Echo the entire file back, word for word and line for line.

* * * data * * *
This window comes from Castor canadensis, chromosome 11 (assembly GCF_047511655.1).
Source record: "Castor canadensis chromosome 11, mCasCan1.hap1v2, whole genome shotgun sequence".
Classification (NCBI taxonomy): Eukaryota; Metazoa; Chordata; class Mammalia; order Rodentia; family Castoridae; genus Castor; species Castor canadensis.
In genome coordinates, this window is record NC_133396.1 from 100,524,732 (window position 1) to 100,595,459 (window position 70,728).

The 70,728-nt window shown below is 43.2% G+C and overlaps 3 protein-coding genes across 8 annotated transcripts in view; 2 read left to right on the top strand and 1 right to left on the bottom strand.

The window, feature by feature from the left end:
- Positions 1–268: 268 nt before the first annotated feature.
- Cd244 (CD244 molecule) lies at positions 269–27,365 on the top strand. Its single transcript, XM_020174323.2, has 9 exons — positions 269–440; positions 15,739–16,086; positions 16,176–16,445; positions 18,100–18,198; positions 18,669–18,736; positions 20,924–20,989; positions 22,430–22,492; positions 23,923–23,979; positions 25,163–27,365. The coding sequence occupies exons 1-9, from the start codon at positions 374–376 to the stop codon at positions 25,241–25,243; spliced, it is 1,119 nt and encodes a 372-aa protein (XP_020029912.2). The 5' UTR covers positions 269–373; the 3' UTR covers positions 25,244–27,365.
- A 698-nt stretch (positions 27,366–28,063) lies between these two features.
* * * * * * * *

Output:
This window comes from Castor canadensis, chromosome 11 (assembly GCF_047511655.1).
Source record: "Castor canadensis chromosome 11, mCasCan1.hap1v2, whole genome shotgun sequence".
Classification (NCBI taxonomy): Eukaryota; Metazoa; Chordata; class Mammalia; order Rodentia; family Castoridae; genus Castor; species Castor canadensis.
In genome coordinates, this window is record NC_133396.1 from 100,524,732 (window position 1) to 100,595,459 (window position 70,728).

The 70,728-nt window shown below is 43.2% G+C and overlaps 3 protein-coding genes across 8 annotated transcripts in view; 2 read left to right on the top strand and 1 right to left on the bottom strand.

The window, feature by feature from the left end:
- Positions 1–268: 268 nt before the first annotated feature.
- Cd244 (CD244 molecule) lies at positions 269–27,365 on the top strand. Its single transcript, XM_020174323.2, has 9 exons — positions 269–440; positions 15,739–16,086; positions 16,176–16,445; positions 18,100–18,198; positions 18,669–18,736; positions 20,924–20,989; positions 22,430–22,492; positions 23,923–23,979; positions 25,163–27,365. The coding sequence occupies exons 1-9, from the start codon at positions 374–376 to the stop codon at positions 25,241–25,243; spliced, it is 1,119 nt and encodes a 372-aa protein (XP_020029912.2). The 5' UTR covers positions 269–373; the 3' UTR covers positions 25,244–27,365.
- A 698-nt stretch (positions 27,366–28,063) lies between these two features.